Rollup Basics

What Is a Rollup?

A rollup is a blockchain that derives some of its security from another blockchain called a data availability layer. Just like traditional blockchains, rollups can support myriad use cases - including tokens, NFTs, and smart contracts. But, compared with other kinds of blockchains, rollups are much cheaper to operate.

Why are Rollups Cheap to Operate?

In a traditional blockchain, the work of applying each transaction to the ledger is duplicated across a globally distributed network of computers called full nodes. The larger this network is, the more secure the blockchain. But, since every full node has to process every transaction, the throughput of the chain needs to stay relatively low. Otherwise, the cost of running a full node will increase, which will discourage users from running nodes and weaken the chain’s security.

To avoid this issue, rollups don’t require most of their nodes to process transactions at all. Instead, they outsource transaction processing to a few beefy computers called sequencers. These sequencers accept transactions from users and apply them to the rollup’s ledger in real time.

Every few minutes, the sequencers checkpoint the rollup ledger onto the data availability layer (the underlying blockchain) by submitting a cryptographic commitment to the rollup’s latest state. When this happens, the rollup nodes verify that the new commitment is valid - either by checking a cryptographic proof or by waiting to see if anyone disputes the update. (Rollups that rely on cryptographic proofs of validity are called zk-rollups, while rollups that rely on honest parties to dispute invalid updates are called optimistic rollups.)

Since verifying a commitment is a lot less work than validating the transactions directly, rollups can process many more transactions than traditional blockchains without sacrificing security.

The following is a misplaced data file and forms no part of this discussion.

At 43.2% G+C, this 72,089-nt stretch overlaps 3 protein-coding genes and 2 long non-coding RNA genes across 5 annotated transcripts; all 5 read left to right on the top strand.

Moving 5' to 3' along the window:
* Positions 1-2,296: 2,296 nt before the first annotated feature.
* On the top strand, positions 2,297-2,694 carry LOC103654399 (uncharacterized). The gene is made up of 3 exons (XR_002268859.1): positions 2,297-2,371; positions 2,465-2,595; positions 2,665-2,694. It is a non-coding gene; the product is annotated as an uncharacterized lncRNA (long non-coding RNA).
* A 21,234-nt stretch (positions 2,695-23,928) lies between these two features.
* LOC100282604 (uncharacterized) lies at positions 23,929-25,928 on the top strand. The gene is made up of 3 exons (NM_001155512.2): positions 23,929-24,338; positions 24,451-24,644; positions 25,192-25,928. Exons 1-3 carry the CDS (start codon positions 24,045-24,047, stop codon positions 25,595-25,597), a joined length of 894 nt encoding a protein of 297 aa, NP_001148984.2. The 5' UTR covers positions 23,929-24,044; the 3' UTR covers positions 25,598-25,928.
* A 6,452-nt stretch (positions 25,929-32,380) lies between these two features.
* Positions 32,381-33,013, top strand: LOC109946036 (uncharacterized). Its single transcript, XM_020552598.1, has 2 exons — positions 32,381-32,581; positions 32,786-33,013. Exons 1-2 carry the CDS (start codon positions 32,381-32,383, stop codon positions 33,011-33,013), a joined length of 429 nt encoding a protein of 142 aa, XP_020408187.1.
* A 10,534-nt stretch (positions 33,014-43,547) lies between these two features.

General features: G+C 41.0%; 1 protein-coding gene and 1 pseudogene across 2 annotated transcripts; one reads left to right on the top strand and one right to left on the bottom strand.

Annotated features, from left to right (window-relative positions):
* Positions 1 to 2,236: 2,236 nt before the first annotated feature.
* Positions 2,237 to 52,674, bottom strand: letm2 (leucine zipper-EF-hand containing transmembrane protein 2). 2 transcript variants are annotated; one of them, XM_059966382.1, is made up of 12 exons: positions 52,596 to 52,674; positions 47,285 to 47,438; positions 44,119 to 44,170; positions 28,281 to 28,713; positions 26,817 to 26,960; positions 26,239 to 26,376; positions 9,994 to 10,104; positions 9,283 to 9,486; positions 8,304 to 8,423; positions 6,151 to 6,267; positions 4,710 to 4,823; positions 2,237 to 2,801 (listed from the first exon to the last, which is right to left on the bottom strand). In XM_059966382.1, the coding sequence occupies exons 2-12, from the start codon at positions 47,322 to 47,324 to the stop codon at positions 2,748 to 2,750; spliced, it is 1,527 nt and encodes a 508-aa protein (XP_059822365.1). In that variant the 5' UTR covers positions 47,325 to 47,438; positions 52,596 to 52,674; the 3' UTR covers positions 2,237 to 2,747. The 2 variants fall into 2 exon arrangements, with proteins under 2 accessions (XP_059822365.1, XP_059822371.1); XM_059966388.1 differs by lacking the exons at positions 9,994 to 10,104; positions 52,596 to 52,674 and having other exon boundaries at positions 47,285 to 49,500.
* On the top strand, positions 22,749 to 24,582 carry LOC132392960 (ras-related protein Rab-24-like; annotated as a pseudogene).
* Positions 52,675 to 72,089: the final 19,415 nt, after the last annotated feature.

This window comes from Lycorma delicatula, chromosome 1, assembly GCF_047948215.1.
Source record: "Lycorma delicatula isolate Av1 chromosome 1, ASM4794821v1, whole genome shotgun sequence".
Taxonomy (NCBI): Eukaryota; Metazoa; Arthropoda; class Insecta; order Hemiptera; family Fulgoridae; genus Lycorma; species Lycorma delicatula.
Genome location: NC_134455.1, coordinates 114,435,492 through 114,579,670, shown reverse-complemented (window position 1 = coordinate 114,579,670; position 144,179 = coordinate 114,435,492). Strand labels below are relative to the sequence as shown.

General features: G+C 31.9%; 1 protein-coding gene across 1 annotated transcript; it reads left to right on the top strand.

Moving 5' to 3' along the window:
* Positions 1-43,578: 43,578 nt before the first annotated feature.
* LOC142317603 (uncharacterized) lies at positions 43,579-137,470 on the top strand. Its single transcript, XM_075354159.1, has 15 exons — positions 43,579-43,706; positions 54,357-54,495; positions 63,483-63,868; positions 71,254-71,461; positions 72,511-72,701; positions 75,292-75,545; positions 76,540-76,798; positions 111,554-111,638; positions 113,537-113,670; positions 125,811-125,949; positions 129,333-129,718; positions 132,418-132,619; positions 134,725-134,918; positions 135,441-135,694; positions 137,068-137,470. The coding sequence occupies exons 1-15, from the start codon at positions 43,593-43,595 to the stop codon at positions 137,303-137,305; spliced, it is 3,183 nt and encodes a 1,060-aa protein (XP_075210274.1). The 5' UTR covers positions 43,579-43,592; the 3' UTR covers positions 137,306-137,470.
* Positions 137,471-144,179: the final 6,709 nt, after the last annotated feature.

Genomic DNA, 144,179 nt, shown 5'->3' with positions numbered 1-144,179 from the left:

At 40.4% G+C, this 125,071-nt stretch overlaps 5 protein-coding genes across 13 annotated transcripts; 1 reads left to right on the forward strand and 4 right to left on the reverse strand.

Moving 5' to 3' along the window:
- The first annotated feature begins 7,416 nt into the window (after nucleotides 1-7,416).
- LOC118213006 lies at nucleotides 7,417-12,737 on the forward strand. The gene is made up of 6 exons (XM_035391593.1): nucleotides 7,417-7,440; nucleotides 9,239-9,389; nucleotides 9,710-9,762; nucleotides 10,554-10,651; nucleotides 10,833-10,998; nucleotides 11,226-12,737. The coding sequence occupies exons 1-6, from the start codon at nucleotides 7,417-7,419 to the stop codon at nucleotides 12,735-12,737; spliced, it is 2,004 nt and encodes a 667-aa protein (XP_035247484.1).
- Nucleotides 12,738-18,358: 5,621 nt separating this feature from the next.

What is the Internet of Rollups?

The internet of rollups is what we call a fleet of zk-rollups running on an optimized data availability layer like Celestia or Ethereum (after EIP-4844). Sovereign Labs is building software to create native connections between rollups - so that sending transactions between rollups feels less like “bridging” between separate blockchains and more like making a regular transaction. Thanks to the power of cryptography, cross-rollup transactions can be fast, cheap, and secure, with no need for trusted third parties or rent-seeking middlemen.

What is the Sovereign SDK?

The Sovereign SDK is a free and open-source toolkit for building zk-rollups that is currently under development.

At a high level, the Sovereign SDK aims to do three things. First, it will provide a standard interface that allows rollups to communicate with data availability layers. This standard interface will make it easy for rollups to deploy on new data availability layers - and for new chains to support existing rollups. Second, it will integrate with cryptographic compilers. Developers will be able to write their code in standard programming languages, and the SDK will automatically convert their business logic into a form that’s cryptographically verifiable. Finally, it will provide default implementations of common blockchain primitives like tokens, NFTs, and bridges.

What Use Cases will the Internet of Rollups Enable?

The internet of rollups will be able to do everything blockchains can do today - payments, DeFi, NFTs, and governance - but at much greater scale and lower cost than the blockchains of today. We also expect it to enable emerging use cases, like gaming and automatic bug bounties. And, of course, it will allow for new inventions that we can’t predict - applications which are only viable at the massive scale and low cost that zk-rollups provide.